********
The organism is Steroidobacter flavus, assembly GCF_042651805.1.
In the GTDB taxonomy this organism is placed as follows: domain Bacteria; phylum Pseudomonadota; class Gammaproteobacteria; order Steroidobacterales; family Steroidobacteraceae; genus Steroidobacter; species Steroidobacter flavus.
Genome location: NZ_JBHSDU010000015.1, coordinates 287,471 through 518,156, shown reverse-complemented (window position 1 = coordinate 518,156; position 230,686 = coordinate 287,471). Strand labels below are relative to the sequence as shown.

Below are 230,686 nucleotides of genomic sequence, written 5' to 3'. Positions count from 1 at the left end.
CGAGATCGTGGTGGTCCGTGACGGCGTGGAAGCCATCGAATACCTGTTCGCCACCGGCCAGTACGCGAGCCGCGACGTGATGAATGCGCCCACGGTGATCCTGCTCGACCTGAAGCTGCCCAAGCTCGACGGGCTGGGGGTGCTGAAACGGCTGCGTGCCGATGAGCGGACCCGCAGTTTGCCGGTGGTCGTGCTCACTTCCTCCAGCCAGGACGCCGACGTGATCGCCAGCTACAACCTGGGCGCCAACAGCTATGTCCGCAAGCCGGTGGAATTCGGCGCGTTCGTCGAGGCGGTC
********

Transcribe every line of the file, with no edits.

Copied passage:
The organism is Steroidobacter flavus, assembly GCF_042651805.1.
In the GTDB taxonomy this organism is placed as follows: domain Bacteria; phylum Pseudomonadota; class Gammaproteobacteria; order Steroidobacterales; family Steroidobacteraceae; genus Steroidobacter; species Steroidobacter flavus.
Genome location: NZ_JBHSDU010000015.1, coordinates 287,471 through 518,156, shown reverse-complemented (window position 1 = coordinate 518,156; position 230,686 = coordinate 287,471). Strand labels below are relative to the sequence as shown.

Below are 230,686 nucleotides of genomic sequence, written 5' to 3'. Positions count from 1 at the left end.
CGAGATCGTGGTGGTCCGTGACGGCGTGGAAGCCATCGAATACCTGTTCGCCACCGGCCAGTACGCGAGCCGCGACGTGATGAATGCGCCCACGGTGATCCTGCTCGACCTGAAGCTGCCCAAGCTCGACGGGCTGGGGGTGCTGAAACGGCTGCGTGCCGATGAGCGGACCCGCAGTTTGCCGGTGGTCGTGCTCACTTCCTCCAGCCAGGACGCCGACGTGATCGCCAGCTACAACCTGGGCGCCAACAGCTATGTCCGCAAGCCGGTGGAATTCGGCGCGTTCGTCGAGGCGGTC